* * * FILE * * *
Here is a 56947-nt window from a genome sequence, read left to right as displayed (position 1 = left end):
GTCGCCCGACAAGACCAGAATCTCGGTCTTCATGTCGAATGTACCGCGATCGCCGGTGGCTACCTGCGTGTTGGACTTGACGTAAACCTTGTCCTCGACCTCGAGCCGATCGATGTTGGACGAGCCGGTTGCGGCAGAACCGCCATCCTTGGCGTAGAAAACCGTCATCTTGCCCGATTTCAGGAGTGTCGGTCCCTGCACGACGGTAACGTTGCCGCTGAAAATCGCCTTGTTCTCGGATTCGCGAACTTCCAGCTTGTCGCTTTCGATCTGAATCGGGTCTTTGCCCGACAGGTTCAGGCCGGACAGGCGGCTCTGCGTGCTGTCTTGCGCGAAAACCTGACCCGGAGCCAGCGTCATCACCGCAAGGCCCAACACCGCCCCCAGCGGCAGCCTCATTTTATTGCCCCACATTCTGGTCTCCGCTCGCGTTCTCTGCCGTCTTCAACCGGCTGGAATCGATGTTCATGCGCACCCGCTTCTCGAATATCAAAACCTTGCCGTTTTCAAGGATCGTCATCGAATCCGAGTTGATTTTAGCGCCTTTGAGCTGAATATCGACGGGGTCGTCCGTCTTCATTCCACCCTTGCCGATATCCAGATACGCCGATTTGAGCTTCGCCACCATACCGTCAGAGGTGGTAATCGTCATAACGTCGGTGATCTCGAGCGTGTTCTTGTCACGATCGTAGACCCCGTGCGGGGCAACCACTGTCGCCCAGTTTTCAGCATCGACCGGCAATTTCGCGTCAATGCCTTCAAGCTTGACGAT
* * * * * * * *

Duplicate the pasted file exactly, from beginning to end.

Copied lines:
Here is a 56947-nt window from a genome sequence, read left to right as displayed (position 1 = left end):
GTCGCCCGACAAGACCAGAATCTCGGTCTTCATGTCGAATGTACCGCGATCGCCGGTGGCTACCTGCGTGTTGGACTTGACGTAAACCTTGTCCTCGACCTCGAGCCGATCGATGTTGGACGAGCCGGTTGCGGCAGAACCGCCATCCTTGGCGTAGAAAACCGTCATCTTGCCCGATTTCAGGAGTGTCGGTCCCTGCACGACGGTAACGTTGCCGCTGAAAATCGCCTTGTTCTCGGATTCGCGAACTTCCAGCTTGTCGCTTTCGATCTGAATCGGGTCTTTGCCCGACAGGTTCAGGCCGGACAGGCGGCTCTGCGTGCTGTCTTGCGCGAAAACCTGACCCGGAGCCAGCGTCATCACCGCAAGGCCCAACACCGCCCCCAGCGGCAGCCTCATTTTATTGCCCCACATTCTGGTCTCCGCTCGCGTTCTCTGCCGTCTTCAACCGGCTGGAATCGATGTTCATGCGCACCCGCTTCTCGAATATCAAAACCTTGCCGTTTTCAAGGATCGTCATCGAATCCGAGTTGATTTTAGCGCCTTTGAGCTGAATATCGACGGGGTCGTCCGTCTTCATTCCACCCTTGCCGATATCCAGATACGCCGATTTGAGCTTCGCCACCATACCGTCAGAGGTGGTAATCGTCATAACGTCGGTGATCTCGAGCGTGTTCTTGTCACGATCGTAGACCCCGTGCGGGGCAACCACTGTCGCCCAGTTTTCAGCATCGACCGGCAATTTCGCGTCAATGCCTTCAAGCTTGACGAT